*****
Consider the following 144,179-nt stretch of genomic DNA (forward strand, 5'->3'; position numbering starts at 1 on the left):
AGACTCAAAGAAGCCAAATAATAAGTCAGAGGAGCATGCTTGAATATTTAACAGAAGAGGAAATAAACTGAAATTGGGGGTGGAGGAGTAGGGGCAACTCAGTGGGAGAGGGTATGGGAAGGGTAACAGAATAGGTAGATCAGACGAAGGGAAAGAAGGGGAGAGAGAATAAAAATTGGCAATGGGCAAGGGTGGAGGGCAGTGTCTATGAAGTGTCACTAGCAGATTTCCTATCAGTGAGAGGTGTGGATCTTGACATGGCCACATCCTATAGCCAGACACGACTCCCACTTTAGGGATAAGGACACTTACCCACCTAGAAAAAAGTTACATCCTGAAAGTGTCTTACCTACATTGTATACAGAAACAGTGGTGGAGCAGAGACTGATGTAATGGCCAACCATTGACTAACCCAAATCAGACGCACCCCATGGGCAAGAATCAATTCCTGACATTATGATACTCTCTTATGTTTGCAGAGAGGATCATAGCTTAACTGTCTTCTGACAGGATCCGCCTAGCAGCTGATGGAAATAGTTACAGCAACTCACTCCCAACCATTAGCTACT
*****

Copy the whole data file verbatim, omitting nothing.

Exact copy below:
Consider the following 144,179-nt stretch of genomic DNA (forward strand, 5'->3'; position numbering starts at 1 on the left):
AGACTCAAAGAAGCCAAATAATAAGTCAGAGGAGCATGCTTGAATATTTAACAGAAGAGGAAATAAACTGAAATTGGGGGTGGAGGAGTAGGGGCAACTCAGTGGGAGAGGGTATGGGAAGGGTAACAGAATAGGTAGATCAGACGAAGGGAAAGAAGGGGAGAGAGAATAAAAATTGGCAATGGGCAAGGGTGGAGGGCAGTGTCTATGAAGTGTCACTAGCAGATTTCCTATCAGTGAGAGGTGTGGATCTTGACATGGCCACATCCTATAGCCAGACACGACTCCCACTTTAGGGATAAGGACACTTACCCACCTAGAAAAAAGTTACATCCTGAAAGTGTCTTACCTACATTGTATACAGAAACAGTGGTGGAGCAGAGACTGATGTAATGGCCAACCATTGACTAACCCAAATCAGACGCACCCCATGGGCAAGAATCAATTCCTGACATTATGATACTCTCTTATGTTTGCAGAGAGGATCATAGCTTAACTGTCTTCTGACAGGATCCGCCTAGCAGCTGATGGAAATAGTTACAGCAACTCACTCCCAACCATTAGCTACT